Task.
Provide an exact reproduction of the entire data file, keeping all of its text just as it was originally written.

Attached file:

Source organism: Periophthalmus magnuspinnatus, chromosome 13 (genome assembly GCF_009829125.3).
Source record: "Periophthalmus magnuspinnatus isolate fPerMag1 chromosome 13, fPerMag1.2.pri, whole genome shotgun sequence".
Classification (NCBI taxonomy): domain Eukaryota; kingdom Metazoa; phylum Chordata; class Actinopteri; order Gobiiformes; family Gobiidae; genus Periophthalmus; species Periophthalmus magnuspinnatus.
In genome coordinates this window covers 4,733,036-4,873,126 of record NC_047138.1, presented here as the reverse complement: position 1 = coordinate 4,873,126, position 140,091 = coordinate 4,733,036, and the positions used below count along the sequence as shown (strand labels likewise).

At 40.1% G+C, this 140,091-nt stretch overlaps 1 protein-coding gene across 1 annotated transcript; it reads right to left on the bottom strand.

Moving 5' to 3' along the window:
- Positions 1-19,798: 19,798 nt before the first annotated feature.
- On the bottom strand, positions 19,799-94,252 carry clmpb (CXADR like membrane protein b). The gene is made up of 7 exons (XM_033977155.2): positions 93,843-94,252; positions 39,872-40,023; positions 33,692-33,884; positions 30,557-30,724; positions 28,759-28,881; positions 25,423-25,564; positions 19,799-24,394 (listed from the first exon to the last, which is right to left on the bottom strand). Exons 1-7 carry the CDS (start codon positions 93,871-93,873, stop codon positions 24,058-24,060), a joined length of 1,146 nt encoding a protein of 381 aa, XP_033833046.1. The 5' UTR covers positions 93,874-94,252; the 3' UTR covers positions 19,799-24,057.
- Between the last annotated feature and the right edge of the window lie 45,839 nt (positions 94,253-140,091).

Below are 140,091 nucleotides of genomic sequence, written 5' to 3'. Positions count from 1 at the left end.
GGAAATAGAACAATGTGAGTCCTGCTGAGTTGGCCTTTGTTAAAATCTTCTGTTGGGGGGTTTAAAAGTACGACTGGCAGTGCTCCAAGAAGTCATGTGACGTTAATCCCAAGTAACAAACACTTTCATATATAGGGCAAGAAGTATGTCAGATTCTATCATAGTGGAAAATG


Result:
Source organism: Periophthalmus magnuspinnatus, chromosome 13 (genome assembly GCF_009829125.3).
Source record: "Periophthalmus magnuspinnatus isolate fPerMag1 chromosome 13, fPerMag1.2.pri, whole genome shotgun sequence".
Classification (NCBI taxonomy): domain Eukaryota; kingdom Metazoa; phylum Chordata; class Actinopteri; order Gobiiformes; family Gobiidae; genus Periophthalmus; species Periophthalmus magnuspinnatus.
In genome coordinates this window covers 4,733,036-4,873,126 of record NC_047138.1, presented here as the reverse complement: position 1 = coordinate 4,873,126, position 140,091 = coordinate 4,733,036, and the positions used below count along the sequence as shown (strand labels likewise).

At 40.1% G+C, this 140,091-nt stretch overlaps 1 protein-coding gene across 1 annotated transcript; it reads right to left on the bottom strand.

Moving 5' to 3' along the window:
- Positions 1-19,798: 19,798 nt before the first annotated feature.
- On the bottom strand, positions 19,799-94,252 carry clmpb (CXADR like membrane protein b). The gene is made up of 7 exons (XM_033977155.2): positions 93,843-94,252; positions 39,872-40,023; positions 33,692-33,884; positions 30,557-30,724; positions 28,759-28,881; positions 25,423-25,564; positions 19,799-24,394 (listed from the first exon to the last, which is right to left on the bottom strand). Exons 1-7 carry the CDS (start codon positions 93,871-93,873, stop codon positions 24,058-24,060), a joined length of 1,146 nt encoding a protein of 381 aa, XP_033833046.1. The 5' UTR covers positions 93,874-94,252; the 3' UTR covers positions 19,799-24,057.
- Between the last annotated feature and the right edge of the window lie 45,839 nt (positions 94,253-140,091).

Below are 140,091 nucleotides of genomic sequence, written 5' to 3'. Positions count from 1 at the left end.
GGAAATAGAACAATGTGAGTCCTGCTGAGTTGGCCTTTGTTAAAATCTTCTGTTGGGGGGTTTAAAAGTACGACTGGCAGTGCTCCAAGAAGTCATGTGACGTTAATCCCAAGTAACAAACACTTTCATATATAGGGCAAGAAGTATGTCAGATTCTATCATAGTGGAAAATG